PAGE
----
April 1999

Jungle Funk

Deejay driven dance culture has, in a lot of ways, issued a challenge to traditional musicians. Progressive groove trio Jungle Funk flips the equation, challenging deejays, mixologists, and sound sculptors to sound as cool as them.

“We are messing with frequencies,” says bassist Doug Wimbish, who teams with former “Living Colour” cohort Will Calhoun and vocalist Vinx.

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Jungle Funk

“A lot of the deejays are recycling and re-sampling the same things, while other people get themselves boxed into one mode, while everything passes them by.” Judging from the sounds on the group’s stunning self titled Zebra Records debut — looped sounds combining effortlessly with improvised grooves—this outfit has left more than a few folks in their rearview mirrors.

Vinx has been melding jazz and Afro-pop with artists like Sting, Herbie Hancock, and Me’Shell Ndegeocello for years, while Calhoun has worked with Wayne Shorter and Marcus Miller. Wimbish, on the other hand, was on hand for the formation of rap, as a member of the house band at the legendary Sugarhill Records. So there’s a lot of collective history there. Not to mention a deep and abiding devotion to the live music aesthetic. The instruments on Jungle Funk are not only live, but performed in real time, through an ingenious manipulation of live-improvised samples and digital textures. The entire album was recorded live in Austria. Their process is simple: loop a motif, improvise off of it, and let the rest of the ensemble build and feed. On tunes like “Ugly Face” and “Torn,” Vinx’s wistful vocals float over Wimbish’s multihued low-end work, while Calhoun generates Goldie-ish beatology on “Headfake.”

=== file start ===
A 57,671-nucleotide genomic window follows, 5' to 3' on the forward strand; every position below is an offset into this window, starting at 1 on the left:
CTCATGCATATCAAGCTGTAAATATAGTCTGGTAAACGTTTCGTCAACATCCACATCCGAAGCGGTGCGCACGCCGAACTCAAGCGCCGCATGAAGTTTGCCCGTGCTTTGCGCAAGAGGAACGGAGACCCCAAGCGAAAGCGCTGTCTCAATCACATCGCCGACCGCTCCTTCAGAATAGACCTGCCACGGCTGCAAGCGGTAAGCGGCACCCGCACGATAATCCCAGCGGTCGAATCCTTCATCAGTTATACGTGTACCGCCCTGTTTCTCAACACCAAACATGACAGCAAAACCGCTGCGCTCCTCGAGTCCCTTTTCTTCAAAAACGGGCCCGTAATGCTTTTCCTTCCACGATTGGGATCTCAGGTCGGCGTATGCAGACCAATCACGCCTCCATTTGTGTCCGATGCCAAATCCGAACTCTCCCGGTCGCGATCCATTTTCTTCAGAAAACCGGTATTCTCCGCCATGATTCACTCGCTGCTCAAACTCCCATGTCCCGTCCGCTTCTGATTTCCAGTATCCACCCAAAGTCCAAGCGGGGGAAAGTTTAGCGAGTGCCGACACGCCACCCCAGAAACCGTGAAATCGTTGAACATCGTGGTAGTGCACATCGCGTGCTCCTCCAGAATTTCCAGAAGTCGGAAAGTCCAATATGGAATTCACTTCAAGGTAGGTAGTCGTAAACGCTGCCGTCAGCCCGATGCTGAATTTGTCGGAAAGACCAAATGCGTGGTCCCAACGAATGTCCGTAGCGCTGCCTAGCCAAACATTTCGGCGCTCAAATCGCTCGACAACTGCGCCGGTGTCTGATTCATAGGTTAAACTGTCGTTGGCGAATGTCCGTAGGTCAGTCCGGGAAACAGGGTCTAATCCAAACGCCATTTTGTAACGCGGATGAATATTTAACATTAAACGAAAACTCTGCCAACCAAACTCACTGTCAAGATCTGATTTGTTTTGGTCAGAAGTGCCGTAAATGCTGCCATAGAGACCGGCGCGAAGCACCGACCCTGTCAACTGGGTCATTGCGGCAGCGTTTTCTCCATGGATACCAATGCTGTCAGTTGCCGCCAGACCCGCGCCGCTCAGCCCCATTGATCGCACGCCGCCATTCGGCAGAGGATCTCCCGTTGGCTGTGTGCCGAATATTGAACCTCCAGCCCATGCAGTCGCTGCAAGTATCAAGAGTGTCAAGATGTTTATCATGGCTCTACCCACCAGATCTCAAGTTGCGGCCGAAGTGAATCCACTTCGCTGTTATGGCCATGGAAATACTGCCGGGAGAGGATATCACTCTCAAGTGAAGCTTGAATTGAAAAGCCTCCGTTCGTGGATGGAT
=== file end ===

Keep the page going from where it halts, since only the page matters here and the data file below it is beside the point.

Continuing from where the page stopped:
“When you see us live, you will wonder how three guys can do so much, and sound so big,” says Vinx. “The idea that we are doing it all live is what makes it so special.”

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